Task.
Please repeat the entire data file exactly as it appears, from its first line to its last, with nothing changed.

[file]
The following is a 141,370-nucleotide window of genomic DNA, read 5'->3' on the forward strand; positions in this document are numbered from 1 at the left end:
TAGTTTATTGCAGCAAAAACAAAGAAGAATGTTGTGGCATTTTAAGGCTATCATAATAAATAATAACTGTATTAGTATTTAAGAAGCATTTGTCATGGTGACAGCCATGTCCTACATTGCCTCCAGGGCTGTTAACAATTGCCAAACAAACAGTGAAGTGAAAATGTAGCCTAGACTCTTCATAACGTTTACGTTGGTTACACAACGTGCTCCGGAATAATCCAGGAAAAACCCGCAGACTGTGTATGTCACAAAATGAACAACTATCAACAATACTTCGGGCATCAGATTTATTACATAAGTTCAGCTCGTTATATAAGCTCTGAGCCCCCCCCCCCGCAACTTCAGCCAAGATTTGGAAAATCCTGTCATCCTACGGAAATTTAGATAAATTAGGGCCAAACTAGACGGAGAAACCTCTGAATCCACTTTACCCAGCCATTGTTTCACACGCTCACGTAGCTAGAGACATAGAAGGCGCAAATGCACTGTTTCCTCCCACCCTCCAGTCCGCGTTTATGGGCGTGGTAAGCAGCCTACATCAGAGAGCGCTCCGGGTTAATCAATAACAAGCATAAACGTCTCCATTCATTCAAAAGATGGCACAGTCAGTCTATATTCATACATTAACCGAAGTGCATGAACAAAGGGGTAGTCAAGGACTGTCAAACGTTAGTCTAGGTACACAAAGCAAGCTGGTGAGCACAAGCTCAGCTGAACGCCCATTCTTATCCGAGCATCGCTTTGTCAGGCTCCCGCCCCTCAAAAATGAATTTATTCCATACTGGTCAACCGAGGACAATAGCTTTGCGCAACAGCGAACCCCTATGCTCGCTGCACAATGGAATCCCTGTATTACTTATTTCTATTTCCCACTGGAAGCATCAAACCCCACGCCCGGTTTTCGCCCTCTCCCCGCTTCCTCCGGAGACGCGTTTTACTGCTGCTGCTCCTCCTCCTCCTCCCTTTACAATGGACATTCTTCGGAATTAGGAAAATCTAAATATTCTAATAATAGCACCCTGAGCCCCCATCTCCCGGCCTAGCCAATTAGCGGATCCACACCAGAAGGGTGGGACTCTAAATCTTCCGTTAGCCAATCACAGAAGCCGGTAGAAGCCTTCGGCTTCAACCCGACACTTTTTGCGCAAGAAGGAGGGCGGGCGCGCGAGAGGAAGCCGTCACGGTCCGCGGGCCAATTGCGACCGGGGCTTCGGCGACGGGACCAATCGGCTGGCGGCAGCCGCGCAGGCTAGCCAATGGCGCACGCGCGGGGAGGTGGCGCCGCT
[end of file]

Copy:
The following is a 141,370-nucleotide window of genomic DNA, read 5'->3' on the forward strand; positions in this document are numbered from 1 at the left end:
TAGTTTATTGCAGCAAAAACAAAGAAGAATGTTGTGGCATTTTAAGGCTATCATAATAAATAATAACTGTATTAGTATTTAAGAAGCATTTGTCATGGTGACAGCCATGTCCTACATTGCCTCCAGGGCTGTTAACAATTGCCAAACAAACAGTGAAGTGAAAATGTAGCCTAGACTCTTCATAACGTTTACGTTGGTTACACAACGTGCTCCGGAATAATCCAGGAAAAACCCGCAGACTGTGTATGTCACAAAATGAACAACTATCAACAATACTTCGGGCATCAGATTTATTACATAAGTTCAGCTCGTTATATAAGCTCTGAGCCCCCCCCCCCGCAACTTCAGCCAAGATTTGGAAAATCCTGTCATCCTACGGAAATTTAGATAAATTAGGGCCAAACTAGACGGAGAAACCTCTGAATCCACTTTACCCAGCCATTGTTTCACACGCTCACGTAGCTAGAGACATAGAAGGCGCAAATGCACTGTTTCCTCCCACCCTCCAGTCCGCGTTTATGGGCGTGGTAAGCAGCCTACATCAGAGAGCGCTCCGGGTTAATCAATAACAAGCATAAACGTCTCCATTCATTCAAAAGATGGCACAGTCAGTCTATATTCATACATTAACCGAAGTGCATGAACAAAGGGGTAGTCAAGGACTGTCAAACGTTAGTCTAGGTACACAAAGCAAGCTGGTGAGCACAAGCTCAGCTGAACGCCCATTCTTATCCGAGCATCGCTTTGTCAGGCTCCCGCCCCTCAAAAATGAATTTATTCCATACTGGTCAACCGAGGACAATAGCTTTGCGCAACAGCGAACCCCTATGCTCGCTGCACAATGGAATCCCTGTATTACTTATTTCTATTTCCCACTGGAAGCATCAAACCCCACGCCCGGTTTTCGCCCTCTCCCCGCTTCCTCCGGAGACGCGTTTTACTGCTGCTGCTCCTCCTCCTCCTCCCTTTACAATGGACATTCTTCGGAATTAGGAAAATCTAAATATTCTAATAATAGCACCCTGAGCCCCCATCTCCCGGCCTAGCCAATTAGCGGATCCACACCAGAAGGGTGGGACTCTAAATCTTCCGTTAGCCAATCACAGAAGCCGGTAGAAGCCTTCGGCTTCAACCCGACACTTTTTGCGCAAGAAGGAGGGCGGGCGCGCGAGAGGAAGCCGTCACGGTCCGCGGGCCAATTGCGACCGGGGCTTCGGCGACGGGACCAATCGGCTGGCGGCAGCCGCGCAGGCTAGCCAATGGCGCACGCGCGGGGAGGTGGCGCCGCT